In a Gynecologic Oncology Group (GOG) study, 46% of the positivepara-aortic lymph nodes were enlarged, and 98% of the cases withaortic node metastases came from patients with positive pelvicnodes, adnexal or intra-abdominal metastases, or outer-one-thirdmyometrial invasion [1]. These risk factors affected only 25%of the patients, and yet they yielded most of the patients withpositive para-aortic nodes. Overall, 5% to 6% of patients withclinical stage I and II (occult) endometrial carcinoma have tumorspread to these lymph nodes [2].

Postoperative irradiation to the pelvis and aortic area appearsto be effective in patients with para-aortic node metastasis.In the GOG study [1], 37 of 48 patients with positive para-aorticnodes received postoperative irradiation, and 36% remain tumor-freeat 5 years. Potish and others [3] report a 5-year survival rateof 47% in a smaller group of patients who were also treated withpostoperative irradiation. Although patients with metastatic spreadto the para-aortic nodes account for only 5% to 6% of those withearly-stage endometrial cancer, it is important that these patientsbe identified, as approximately 40% will be salvaged with extended-fieldradiotherapy.

About Lymph Node Sampling

Regardless of grade, lymph nodes need not be sampled for patientswith tumor limited to the endometrium, as less than 1% of thesepatients have disease spread to pelvic or para-aortic lymph nodes[1,2]. A gray zone in deciding about lymph node sampling is representedby patients whose only risk factor is inner-one-half myometrialinvasion, particularly if the grade is 2 or 3. This group hasa 5% or less chance of node positivity [1]. Lymph node samplingshould be performed in these individuals if there is any questionabout the degree of myometrial invasion. This includes invasionthat approaches one-half of the myometrial thickness in patientswho are medically fit to undergo the sampling procedures.

The depth of myometrial invasion can be assessed easily at thetime of surgery. The excised uterus is opened, preferably awayfrom the operating table, and the depth of myometrial penetrationand presence or absence of endocervical involvement is determinedby clinical observation or by microscopic frozen section [4].In a 148-patient study, Doering and others [5] reported a 91%accuracy rate of gross visual examination of the cut uterine surfacefor determining the depth of myometrial invasion.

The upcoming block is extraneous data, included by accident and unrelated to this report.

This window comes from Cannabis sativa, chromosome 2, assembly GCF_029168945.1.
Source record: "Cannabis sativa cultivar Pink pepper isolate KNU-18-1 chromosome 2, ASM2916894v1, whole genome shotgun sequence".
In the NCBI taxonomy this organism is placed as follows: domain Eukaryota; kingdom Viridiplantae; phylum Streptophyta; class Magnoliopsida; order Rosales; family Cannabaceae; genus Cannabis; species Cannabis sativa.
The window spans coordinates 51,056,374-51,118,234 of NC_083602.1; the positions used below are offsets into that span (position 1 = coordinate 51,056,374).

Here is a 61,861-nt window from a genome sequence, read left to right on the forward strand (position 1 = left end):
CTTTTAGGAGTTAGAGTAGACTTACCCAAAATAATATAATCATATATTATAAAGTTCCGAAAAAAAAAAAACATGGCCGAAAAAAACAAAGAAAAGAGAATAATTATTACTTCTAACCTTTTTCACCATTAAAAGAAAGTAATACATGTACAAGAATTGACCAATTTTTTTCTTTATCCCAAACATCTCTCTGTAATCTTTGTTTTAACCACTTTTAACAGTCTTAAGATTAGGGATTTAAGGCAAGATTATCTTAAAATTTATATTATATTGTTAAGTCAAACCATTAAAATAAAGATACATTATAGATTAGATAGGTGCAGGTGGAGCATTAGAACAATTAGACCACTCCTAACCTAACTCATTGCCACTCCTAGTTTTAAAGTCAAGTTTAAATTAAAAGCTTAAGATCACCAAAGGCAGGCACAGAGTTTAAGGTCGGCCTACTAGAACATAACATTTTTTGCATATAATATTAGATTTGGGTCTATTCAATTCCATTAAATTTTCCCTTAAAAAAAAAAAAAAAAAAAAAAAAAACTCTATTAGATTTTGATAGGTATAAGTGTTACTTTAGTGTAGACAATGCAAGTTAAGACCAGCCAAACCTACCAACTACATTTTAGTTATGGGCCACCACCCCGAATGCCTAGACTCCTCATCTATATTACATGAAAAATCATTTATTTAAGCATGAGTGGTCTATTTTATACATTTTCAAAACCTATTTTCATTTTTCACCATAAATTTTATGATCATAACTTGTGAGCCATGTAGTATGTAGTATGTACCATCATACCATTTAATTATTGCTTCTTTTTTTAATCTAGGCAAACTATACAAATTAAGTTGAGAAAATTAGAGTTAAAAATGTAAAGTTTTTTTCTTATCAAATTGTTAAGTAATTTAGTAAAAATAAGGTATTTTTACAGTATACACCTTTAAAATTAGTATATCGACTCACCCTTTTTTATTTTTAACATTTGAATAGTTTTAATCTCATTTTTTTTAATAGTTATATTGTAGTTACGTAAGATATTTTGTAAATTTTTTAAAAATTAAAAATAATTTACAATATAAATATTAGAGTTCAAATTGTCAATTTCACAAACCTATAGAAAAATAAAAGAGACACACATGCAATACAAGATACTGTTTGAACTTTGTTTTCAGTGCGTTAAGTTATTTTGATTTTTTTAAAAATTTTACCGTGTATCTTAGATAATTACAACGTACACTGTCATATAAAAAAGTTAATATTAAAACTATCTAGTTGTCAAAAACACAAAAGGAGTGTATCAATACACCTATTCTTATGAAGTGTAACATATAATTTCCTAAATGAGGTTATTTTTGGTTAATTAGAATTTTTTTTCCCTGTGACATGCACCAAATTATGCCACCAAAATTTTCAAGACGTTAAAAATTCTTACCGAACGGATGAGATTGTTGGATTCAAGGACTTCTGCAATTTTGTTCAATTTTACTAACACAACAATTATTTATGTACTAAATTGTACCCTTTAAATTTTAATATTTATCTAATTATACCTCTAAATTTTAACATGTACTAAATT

In patients with endometrial carcinoma, 9% have positive pelviclymph nodes (stage IIIC) [2]. The incidence is increased to 51%,32%, and 25%, respectively, in patients with extrauterine metastases,adnexal involvement, and deep myometrial invasion [1]. Patientswith pelvic lymph node metastases as their only high-risk factorshould be treated with postoperative whole-pelvic irradiation.In the GOG study, 13 (72%) of 18 patients with positive pelvicnodes are disease free 5 years after treatment. Potish and others[3] report a 5-year survival rate of 67% in a smaller series ofsimilarly treated patients.


In summary, the key to the surgical management of patients withendometrial cancer is identifying patients at risk for retroperitonealnodal metastases, since approximately 70% of patients with pelvicnodal metastases and 40% with aortic disease can be salvaged withadjuvant radiotherapy.


1. Morrow CP, Bundy BN, Kumar RJ, et al: Relationship betweensurgical-pathological risk factors and outcome in clinical stagesI and II carcinoma of the endometrium: A Gynecologic OncologyGroup study. Gynecol Oncol 40:55, 1991.

2. Creasman WT, Morrow CP, Bundy BN, et al: Surgical pathologicspread patterns of endometrial cancer (a Gynecologic OncologyGroup study). Cancer 60:2035, 1987.

3. Potish RA, Twiggs LB, Adcock LL, et al: Para-aortic lymph noderadiotherapy in cancer of the uterine corpus. Obstet Gynecol654:251, 1985.

4. Malviya VK, Deppe G, Malone JM Jr, et al: Reliability of frozensection examination in identifying poor prognostic indicatorsin stage I endometrial adenocarcinoma. Gynecol Oncol 34:299,1989.

5. Doering DL, Barnhill DR, Weiser EB, et al: Intraoperative evaluationof depth of myometrial invasion in stage I endometrial adenocarcinoma.Obstet Gynecol 74:930, 1989.